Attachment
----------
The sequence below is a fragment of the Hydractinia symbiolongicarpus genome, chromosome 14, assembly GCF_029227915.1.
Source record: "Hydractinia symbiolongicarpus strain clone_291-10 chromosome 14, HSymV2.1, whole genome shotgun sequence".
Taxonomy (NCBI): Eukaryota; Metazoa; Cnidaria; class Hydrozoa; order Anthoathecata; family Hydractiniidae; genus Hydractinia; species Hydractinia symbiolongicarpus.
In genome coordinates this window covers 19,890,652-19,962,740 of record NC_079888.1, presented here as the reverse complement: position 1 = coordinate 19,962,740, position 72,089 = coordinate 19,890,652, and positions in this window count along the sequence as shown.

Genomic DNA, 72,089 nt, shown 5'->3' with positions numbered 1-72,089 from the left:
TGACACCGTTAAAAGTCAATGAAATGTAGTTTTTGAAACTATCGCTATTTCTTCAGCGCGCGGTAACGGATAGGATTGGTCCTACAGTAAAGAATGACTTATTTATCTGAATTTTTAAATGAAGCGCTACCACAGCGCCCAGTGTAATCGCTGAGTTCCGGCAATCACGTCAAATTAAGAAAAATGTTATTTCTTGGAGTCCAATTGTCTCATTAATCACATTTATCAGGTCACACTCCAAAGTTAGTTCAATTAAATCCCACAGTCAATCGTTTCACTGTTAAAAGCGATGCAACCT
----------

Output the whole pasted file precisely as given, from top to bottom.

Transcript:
The sequence below is a fragment of the Hydractinia symbiolongicarpus genome, chromosome 14, assembly GCF_029227915.1.
Source record: "Hydractinia symbiolongicarpus strain clone_291-10 chromosome 14, HSymV2.1, whole genome shotgun sequence".
Taxonomy (NCBI): Eukaryota; Metazoa; Cnidaria; class Hydrozoa; order Anthoathecata; family Hydractiniidae; genus Hydractinia; species Hydractinia symbiolongicarpus.
In genome coordinates this window covers 19,890,652-19,962,740 of record NC_079888.1, presented here as the reverse complement: position 1 = coordinate 19,962,740, position 72,089 = coordinate 19,890,652, and positions in this window count along the sequence as shown.

Genomic DNA, 72,089 nt, shown 5'->3' with positions numbered 1-72,089 from the left:
TGACACCGTTAAAAGTCAATGAAATGTAGTTTTTGAAACTATCGCTATTTCTTCAGCGCGCGGTAACGGATAGGATTGGTCCTACAGTAAAGAATGACTTATTTATCTGAATTTTTAAATGAAGCGCTACCACAGCGCCCAGTGTAATCGCTGAGTTCCGGCAATCACGTCAAATTAAGAAAAATGTTATTTCTTGGAGTCCAATTGTCTCATTAATCACATTTATCAGGTCACACTCCAAAGTTAGTTCAATTAAATCCCACAGTCAATCGTTTCACTGTTAAAAGCGATGCAACCT